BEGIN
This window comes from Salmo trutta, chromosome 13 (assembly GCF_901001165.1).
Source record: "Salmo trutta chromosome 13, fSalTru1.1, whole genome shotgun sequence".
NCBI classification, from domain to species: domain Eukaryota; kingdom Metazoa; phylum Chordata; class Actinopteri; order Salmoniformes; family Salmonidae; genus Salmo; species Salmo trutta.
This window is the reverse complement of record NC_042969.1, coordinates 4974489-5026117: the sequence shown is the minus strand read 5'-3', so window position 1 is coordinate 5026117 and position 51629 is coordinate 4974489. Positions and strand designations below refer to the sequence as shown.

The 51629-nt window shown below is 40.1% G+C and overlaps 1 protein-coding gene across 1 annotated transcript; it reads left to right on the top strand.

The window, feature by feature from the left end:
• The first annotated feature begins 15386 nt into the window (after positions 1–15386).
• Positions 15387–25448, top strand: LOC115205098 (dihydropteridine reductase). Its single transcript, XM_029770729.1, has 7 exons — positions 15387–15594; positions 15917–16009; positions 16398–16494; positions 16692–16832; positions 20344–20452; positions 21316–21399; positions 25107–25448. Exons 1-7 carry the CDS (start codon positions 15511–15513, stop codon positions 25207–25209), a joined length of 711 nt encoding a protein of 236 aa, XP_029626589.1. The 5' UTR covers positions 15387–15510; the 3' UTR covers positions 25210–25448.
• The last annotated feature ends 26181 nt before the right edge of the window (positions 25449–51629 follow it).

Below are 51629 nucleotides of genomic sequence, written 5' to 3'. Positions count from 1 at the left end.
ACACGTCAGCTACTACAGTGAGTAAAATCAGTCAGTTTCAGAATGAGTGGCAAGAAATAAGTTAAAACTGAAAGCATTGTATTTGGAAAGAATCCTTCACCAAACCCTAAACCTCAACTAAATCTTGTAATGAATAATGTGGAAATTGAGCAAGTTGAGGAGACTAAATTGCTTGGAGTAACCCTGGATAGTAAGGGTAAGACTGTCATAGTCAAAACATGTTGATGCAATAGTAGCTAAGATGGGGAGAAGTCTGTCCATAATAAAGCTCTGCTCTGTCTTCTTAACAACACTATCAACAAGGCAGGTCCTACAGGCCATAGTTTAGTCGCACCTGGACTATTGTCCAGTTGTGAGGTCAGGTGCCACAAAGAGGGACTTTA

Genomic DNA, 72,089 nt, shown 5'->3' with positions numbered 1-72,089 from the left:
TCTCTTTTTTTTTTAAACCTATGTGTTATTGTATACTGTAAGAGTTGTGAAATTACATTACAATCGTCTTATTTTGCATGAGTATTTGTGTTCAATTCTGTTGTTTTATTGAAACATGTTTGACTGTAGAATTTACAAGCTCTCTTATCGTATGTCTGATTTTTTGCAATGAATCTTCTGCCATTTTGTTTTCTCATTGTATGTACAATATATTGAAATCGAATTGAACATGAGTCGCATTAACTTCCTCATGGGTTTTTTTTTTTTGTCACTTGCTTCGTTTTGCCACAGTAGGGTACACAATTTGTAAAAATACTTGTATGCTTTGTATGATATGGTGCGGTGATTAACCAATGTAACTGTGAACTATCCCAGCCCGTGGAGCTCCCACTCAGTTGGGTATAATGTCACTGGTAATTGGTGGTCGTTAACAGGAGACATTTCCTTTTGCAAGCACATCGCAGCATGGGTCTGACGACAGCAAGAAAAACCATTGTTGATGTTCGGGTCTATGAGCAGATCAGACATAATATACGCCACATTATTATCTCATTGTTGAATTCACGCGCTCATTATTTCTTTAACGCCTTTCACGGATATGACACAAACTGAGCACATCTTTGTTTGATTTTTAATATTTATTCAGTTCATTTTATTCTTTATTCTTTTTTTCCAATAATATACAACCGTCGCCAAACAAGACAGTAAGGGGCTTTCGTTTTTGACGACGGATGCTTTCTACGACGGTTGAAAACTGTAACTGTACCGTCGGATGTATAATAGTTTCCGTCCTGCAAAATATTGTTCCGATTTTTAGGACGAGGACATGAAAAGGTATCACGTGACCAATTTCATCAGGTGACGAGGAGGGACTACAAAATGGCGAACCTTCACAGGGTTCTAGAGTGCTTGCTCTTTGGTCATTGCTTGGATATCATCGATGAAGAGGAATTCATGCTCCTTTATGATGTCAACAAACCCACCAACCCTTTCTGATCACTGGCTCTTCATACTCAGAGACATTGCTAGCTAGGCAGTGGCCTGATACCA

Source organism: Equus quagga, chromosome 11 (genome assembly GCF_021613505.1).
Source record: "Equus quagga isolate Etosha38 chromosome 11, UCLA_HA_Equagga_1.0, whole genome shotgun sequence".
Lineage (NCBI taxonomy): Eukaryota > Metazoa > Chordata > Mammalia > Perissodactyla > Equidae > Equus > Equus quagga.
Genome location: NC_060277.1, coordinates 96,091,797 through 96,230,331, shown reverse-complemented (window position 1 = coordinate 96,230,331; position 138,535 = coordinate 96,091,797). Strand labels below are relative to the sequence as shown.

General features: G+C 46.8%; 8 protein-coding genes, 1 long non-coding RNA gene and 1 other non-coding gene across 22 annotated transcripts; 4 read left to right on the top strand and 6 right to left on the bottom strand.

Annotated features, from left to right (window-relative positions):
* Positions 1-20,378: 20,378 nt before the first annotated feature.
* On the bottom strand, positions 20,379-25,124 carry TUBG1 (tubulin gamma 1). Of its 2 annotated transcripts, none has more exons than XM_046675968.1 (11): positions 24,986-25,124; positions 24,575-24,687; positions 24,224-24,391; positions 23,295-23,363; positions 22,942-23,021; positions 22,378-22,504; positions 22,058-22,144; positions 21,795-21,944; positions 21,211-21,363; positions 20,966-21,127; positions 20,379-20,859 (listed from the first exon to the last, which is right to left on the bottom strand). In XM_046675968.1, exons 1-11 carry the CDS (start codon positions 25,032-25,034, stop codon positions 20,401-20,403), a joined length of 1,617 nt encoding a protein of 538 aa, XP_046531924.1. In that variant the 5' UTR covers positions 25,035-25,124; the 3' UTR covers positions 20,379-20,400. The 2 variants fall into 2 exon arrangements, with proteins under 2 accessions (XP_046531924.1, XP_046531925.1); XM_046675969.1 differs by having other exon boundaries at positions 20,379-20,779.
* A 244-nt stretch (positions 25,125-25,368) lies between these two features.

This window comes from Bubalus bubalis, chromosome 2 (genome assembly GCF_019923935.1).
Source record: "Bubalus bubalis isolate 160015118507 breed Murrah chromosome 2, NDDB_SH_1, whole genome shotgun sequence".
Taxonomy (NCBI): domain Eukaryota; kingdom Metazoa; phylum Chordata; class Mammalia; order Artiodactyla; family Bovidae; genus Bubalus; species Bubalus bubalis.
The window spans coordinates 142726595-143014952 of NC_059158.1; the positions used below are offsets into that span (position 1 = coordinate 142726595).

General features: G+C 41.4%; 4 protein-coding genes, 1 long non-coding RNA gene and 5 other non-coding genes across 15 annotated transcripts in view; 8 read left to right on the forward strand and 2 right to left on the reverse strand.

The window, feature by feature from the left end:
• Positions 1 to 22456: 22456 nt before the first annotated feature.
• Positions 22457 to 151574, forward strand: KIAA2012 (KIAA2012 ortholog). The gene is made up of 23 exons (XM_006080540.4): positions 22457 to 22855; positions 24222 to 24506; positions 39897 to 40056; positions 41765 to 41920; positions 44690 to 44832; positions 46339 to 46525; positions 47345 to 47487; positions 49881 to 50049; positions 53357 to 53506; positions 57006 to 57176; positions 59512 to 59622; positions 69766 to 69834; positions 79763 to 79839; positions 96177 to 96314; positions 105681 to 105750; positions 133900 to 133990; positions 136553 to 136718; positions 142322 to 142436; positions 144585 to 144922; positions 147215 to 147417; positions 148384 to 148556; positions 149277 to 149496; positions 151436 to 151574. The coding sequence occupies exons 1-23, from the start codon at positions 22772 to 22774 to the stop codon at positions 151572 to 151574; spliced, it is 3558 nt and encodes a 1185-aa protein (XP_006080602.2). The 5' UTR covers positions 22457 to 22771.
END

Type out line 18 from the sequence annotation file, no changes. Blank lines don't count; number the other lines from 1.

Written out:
General features: G+C 46.8%; 8 protein-coding genes, 1 long non-coding RNA gene and 1 other non-coding gene across 22 annotated transcripts; 4 read left to right on the top strand and 6 right to left on the bottom strand.